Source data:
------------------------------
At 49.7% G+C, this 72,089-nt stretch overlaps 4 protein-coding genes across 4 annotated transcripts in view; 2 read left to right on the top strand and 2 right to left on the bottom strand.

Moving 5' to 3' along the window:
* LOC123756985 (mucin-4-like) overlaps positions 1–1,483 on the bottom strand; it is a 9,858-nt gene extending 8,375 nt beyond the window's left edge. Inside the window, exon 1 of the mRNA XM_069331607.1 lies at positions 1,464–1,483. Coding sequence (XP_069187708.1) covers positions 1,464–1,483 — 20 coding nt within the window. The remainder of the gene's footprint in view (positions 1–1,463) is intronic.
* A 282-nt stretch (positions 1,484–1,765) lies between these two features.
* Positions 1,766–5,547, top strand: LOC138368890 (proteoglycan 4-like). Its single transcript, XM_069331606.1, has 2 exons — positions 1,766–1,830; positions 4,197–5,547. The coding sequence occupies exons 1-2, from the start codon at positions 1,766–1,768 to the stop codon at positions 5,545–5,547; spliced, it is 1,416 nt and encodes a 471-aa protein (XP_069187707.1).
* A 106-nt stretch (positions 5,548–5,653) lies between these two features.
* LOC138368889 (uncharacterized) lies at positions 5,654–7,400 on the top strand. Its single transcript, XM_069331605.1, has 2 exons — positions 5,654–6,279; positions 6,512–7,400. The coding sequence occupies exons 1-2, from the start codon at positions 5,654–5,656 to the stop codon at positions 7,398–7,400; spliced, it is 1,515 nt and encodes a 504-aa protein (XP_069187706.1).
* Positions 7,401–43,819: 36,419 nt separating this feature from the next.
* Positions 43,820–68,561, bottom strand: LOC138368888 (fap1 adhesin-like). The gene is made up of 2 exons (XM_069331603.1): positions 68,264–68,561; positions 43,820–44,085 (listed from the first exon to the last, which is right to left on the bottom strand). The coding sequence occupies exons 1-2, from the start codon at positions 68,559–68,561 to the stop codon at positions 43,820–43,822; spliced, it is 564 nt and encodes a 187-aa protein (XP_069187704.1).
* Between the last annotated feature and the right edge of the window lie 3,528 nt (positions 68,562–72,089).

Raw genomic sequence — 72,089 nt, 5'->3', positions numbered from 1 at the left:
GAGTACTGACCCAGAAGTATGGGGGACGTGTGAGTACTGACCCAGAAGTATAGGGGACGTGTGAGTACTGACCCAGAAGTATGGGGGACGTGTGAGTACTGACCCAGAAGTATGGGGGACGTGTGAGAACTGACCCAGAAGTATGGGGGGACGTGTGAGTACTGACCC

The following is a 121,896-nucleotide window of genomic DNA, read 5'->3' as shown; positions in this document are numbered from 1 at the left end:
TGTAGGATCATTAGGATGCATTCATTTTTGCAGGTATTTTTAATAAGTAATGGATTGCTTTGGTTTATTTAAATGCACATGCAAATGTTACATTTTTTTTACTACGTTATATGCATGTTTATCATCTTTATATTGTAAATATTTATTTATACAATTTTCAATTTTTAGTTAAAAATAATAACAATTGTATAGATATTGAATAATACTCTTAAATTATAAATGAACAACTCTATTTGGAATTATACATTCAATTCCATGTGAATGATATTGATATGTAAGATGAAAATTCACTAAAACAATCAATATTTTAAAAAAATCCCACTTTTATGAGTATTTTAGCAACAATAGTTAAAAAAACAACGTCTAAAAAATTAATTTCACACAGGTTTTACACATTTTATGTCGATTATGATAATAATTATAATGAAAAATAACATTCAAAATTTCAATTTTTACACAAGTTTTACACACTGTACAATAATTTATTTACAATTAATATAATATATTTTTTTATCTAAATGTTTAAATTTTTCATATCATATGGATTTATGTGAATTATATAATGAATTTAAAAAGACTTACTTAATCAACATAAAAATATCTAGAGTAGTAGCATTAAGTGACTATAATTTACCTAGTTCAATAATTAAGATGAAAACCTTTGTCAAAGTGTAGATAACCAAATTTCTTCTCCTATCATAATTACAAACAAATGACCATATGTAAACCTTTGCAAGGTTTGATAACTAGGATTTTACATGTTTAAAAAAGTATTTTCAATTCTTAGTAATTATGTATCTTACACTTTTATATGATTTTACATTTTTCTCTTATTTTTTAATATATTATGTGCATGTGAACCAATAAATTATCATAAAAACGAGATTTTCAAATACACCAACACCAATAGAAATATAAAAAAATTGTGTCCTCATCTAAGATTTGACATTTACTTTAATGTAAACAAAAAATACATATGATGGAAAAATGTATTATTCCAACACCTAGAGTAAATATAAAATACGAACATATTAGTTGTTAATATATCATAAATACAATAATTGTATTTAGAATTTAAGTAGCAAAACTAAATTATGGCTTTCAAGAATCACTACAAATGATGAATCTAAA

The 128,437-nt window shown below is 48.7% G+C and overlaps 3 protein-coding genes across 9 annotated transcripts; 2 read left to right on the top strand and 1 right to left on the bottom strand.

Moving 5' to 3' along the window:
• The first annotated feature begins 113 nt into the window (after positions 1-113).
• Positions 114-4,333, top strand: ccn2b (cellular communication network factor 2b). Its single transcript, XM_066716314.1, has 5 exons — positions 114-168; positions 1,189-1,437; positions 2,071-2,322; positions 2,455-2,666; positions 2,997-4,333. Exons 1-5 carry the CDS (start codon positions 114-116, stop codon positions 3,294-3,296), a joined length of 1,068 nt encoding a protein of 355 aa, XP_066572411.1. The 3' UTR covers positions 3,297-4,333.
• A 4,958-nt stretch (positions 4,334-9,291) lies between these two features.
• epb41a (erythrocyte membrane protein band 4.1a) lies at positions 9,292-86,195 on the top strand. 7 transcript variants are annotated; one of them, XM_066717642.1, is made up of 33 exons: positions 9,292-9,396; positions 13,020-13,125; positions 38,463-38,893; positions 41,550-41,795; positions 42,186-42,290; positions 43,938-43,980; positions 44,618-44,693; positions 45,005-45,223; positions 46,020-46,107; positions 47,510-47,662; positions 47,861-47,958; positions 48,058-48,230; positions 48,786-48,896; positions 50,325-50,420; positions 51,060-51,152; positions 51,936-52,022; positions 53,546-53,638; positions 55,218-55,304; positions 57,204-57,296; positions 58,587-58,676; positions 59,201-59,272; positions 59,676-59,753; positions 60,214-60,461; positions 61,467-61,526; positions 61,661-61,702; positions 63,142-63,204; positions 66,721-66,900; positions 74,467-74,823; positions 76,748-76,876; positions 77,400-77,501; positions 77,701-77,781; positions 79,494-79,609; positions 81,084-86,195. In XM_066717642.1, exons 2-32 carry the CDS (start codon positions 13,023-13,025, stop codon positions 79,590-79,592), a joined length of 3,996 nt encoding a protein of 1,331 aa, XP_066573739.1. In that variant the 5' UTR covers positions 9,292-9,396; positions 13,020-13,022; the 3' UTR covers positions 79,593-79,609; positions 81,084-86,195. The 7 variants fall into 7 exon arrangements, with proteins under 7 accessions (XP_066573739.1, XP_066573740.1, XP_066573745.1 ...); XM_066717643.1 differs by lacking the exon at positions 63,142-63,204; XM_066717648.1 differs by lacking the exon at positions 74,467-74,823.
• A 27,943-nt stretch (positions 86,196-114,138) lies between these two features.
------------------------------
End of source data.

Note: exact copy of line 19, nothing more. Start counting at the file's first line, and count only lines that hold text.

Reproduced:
• A 4,958-nt stretch (positions 4,334-9,291) lies between these two features.